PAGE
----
FACEBOOK shares sank to fresh lows after early investors were allowed to ditch the stock for the first time since its flotation.
The social networking giant’s shares fell by 6% on Wall Street yesterday to set a record low below 20 US dollars (£12.7) after investors who bought into the company before it went public were allowed to sell up to 271m shares as a “lock-up” period expired.
Facebook has now seen some 49bn US dollars (£31.2bn) wiped from its value since its 104bn dollar (£66.2bn) flotation in May when it was priced similarly to giants Amazon and PepsiCo at 38 dollars.
The value of shares held by its chief executive Mark Zuckerberg has fallen to 9.9bn dollars (£6.3bn) from 19.1bn dollars (£12.2bn), although he already pocketed more than a billion dollars at the time of its flotation.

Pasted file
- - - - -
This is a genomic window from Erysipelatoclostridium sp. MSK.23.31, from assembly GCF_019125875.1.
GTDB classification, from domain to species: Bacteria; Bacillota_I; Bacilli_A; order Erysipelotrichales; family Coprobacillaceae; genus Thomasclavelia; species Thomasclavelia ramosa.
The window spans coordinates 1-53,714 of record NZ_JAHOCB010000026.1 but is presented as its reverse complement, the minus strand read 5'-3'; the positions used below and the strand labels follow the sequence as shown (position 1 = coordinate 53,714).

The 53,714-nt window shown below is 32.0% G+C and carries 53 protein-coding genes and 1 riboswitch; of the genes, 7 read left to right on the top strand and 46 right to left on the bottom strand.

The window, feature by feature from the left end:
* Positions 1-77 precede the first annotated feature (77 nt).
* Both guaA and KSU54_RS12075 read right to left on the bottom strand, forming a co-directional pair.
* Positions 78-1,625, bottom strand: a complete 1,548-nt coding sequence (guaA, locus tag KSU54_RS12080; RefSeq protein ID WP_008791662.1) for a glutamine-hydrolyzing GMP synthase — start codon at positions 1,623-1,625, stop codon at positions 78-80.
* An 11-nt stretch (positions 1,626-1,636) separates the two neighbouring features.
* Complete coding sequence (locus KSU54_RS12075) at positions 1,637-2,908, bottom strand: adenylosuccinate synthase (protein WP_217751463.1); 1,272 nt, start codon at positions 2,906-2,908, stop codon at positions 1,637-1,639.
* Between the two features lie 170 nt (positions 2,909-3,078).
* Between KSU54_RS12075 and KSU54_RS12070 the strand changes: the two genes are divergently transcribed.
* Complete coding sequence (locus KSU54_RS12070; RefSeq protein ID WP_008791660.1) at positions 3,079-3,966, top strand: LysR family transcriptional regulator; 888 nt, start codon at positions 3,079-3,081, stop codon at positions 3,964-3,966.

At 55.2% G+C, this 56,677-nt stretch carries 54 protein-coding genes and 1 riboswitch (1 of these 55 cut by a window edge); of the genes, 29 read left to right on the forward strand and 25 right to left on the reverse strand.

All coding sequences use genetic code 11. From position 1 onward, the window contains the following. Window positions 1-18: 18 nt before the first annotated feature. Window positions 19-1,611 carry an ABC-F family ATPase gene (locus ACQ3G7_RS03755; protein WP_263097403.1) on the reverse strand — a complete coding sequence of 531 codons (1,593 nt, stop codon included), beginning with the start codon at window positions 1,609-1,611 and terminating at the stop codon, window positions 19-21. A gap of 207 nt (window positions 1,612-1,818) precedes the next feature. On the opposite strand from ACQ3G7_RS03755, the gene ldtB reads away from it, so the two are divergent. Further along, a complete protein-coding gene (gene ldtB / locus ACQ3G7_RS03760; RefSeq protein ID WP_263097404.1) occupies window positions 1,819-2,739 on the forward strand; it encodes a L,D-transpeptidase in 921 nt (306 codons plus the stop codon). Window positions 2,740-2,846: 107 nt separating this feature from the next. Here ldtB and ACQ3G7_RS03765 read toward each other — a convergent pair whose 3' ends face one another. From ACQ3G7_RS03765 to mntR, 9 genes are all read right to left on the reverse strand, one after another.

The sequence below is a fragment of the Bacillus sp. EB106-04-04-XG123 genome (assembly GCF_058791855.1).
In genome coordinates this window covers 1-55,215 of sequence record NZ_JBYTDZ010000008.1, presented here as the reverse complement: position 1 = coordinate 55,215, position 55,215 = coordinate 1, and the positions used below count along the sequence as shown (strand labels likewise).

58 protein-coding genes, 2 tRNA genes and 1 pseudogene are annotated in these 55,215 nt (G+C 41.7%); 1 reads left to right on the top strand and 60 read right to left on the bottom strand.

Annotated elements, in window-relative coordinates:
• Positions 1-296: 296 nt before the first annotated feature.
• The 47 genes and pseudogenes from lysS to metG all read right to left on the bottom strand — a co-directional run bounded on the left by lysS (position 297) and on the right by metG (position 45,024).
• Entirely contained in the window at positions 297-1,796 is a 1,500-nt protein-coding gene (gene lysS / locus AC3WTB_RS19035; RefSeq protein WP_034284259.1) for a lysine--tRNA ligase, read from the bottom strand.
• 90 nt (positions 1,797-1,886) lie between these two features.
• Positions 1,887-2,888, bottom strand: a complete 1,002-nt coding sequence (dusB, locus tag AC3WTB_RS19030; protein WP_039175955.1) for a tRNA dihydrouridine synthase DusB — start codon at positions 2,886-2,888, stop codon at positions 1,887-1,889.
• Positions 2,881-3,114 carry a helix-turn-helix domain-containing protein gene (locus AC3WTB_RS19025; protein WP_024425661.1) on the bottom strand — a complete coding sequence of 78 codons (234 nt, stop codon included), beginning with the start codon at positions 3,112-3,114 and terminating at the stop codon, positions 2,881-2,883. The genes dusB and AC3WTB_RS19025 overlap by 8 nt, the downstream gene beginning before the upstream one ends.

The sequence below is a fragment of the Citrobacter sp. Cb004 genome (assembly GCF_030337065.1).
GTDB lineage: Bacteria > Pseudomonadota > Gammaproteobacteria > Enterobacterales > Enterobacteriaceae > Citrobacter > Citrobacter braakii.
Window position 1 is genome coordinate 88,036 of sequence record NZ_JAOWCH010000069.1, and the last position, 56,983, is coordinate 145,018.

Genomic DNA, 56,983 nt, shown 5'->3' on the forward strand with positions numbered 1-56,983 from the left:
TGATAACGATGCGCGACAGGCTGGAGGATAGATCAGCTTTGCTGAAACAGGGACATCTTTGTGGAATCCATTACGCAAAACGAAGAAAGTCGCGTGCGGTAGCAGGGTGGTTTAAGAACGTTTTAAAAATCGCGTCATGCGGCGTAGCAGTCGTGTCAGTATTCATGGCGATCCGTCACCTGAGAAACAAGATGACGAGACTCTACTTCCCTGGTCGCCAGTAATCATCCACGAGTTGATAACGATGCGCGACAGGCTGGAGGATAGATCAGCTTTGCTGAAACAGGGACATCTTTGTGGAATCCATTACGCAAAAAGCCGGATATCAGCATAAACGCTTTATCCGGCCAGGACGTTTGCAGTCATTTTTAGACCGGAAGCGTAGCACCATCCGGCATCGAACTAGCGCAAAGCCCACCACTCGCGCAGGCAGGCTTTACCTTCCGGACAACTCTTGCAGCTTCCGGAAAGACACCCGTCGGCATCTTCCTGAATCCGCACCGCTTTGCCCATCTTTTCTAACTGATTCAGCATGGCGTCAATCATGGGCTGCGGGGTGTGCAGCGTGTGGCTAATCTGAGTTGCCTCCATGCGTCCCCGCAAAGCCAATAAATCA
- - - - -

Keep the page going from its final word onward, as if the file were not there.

The drop in Facebook’s share price is being seen as a sign that insiders still think the stock is overpriced despite its recent falls – although some may simply be cashing in after a lengthy period of investment.
It is thought the stock will come under further downward pressure, as almost two billion shares are set to become eligible for trading when further lock-up periods expire over the next 10 months.
Facebook has 955m users worldwide, but it has had a rough ride as a listed company.
Its long-awaited stock market debut, which created a thousand millionaires – including a small number of the 100 London-based staff – was delayed by a technical glitch.